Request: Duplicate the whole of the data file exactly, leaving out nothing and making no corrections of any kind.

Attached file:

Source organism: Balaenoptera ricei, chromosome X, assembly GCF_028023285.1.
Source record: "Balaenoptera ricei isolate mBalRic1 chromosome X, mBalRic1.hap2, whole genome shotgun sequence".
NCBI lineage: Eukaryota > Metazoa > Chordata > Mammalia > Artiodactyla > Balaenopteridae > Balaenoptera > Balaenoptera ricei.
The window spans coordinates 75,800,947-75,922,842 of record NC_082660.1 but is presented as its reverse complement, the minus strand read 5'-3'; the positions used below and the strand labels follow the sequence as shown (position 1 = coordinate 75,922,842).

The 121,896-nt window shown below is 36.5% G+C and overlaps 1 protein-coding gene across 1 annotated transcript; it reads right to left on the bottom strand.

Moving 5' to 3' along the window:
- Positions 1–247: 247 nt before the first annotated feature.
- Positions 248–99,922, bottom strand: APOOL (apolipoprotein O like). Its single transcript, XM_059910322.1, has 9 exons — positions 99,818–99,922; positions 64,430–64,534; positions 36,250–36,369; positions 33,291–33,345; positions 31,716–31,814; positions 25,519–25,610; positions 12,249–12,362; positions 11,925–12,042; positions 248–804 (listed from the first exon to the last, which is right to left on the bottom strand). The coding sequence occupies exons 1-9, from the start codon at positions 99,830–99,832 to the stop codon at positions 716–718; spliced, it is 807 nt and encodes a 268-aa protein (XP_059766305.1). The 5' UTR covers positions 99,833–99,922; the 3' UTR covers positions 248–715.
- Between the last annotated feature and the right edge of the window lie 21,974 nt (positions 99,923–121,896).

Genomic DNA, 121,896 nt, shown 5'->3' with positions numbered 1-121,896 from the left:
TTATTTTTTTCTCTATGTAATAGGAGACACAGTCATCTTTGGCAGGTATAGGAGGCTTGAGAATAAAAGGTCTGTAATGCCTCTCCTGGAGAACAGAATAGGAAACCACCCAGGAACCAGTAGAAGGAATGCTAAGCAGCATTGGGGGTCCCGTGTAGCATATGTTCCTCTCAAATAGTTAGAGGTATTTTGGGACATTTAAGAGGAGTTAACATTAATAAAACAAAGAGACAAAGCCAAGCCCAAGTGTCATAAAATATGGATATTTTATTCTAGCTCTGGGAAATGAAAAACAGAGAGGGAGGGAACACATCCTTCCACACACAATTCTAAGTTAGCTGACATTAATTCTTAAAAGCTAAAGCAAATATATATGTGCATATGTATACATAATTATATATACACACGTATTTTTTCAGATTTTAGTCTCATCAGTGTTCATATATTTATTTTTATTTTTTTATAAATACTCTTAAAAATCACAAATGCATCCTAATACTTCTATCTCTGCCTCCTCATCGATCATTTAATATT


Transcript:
Source organism: Balaenoptera ricei, chromosome X, assembly GCF_028023285.1.
Source record: "Balaenoptera ricei isolate mBalRic1 chromosome X, mBalRic1.hap2, whole genome shotgun sequence".
NCBI lineage: Eukaryota > Metazoa > Chordata > Mammalia > Artiodactyla > Balaenopteridae > Balaenoptera > Balaenoptera ricei.
The window spans coordinates 75,800,947-75,922,842 of record NC_082660.1 but is presented as its reverse complement, the minus strand read 5'-3'; the positions used below and the strand labels follow the sequence as shown (position 1 = coordinate 75,922,842).

The 121,896-nt window shown below is 36.5% G+C and overlaps 1 protein-coding gene across 1 annotated transcript; it reads right to left on the bottom strand.

Moving 5' to 3' along the window:
- Positions 1–247: 247 nt before the first annotated feature.
- Positions 248–99,922, bottom strand: APOOL (apolipoprotein O like). Its single transcript, XM_059910322.1, has 9 exons — positions 99,818–99,922; positions 64,430–64,534; positions 36,250–36,369; positions 33,291–33,345; positions 31,716–31,814; positions 25,519–25,610; positions 12,249–12,362; positions 11,925–12,042; positions 248–804 (listed from the first exon to the last, which is right to left on the bottom strand). The coding sequence occupies exons 1-9, from the start codon at positions 99,830–99,832 to the stop codon at positions 716–718; spliced, it is 807 nt and encodes a 268-aa protein (XP_059766305.1). The 5' UTR covers positions 99,833–99,922; the 3' UTR covers positions 248–715.
- Between the last annotated feature and the right edge of the window lie 21,974 nt (positions 99,923–121,896).

Genomic DNA, 121,896 nt, shown 5'->3' with positions numbered 1-121,896 from the left:
TTATTTTTTTCTCTATGTAATAGGAGACACAGTCATCTTTGGCAGGTATAGGAGGCTTGAGAATAAAAGGTCTGTAATGCCTCTCCTGGAGAACAGAATAGGAAACCACCCAGGAACCAGTAGAAGGAATGCTAAGCAGCATTGGGGGTCCCGTGTAGCATATGTTCCTCTCAAATAGTTAGAGGTATTTTGGGACATTTAAGAGGAGTTAACATTAATAAAACAAAGAGACAAAGCCAAGCCCAAGTGTCATAAAATATGGATATTTTATTCTAGCTCTGGGAAATGAAAAACAGAGAGGGAGGGAACACATCCTTCCACACACAATTCTAAGTTAGCTGACATTAATTCTTAAAAGCTAAAGCAAATATATATGTGCATATGTATACATAATTATATATACACACGTATTTTTTCAGATTTTAGTCTCATCAGTGTTCATATATTTATTTTTATTTTTTTATAAATACTCTTAAAAATCACAAATGCATCCTAATACTTCTATCTCTGCCTCCTCATCGATCATTTAATATT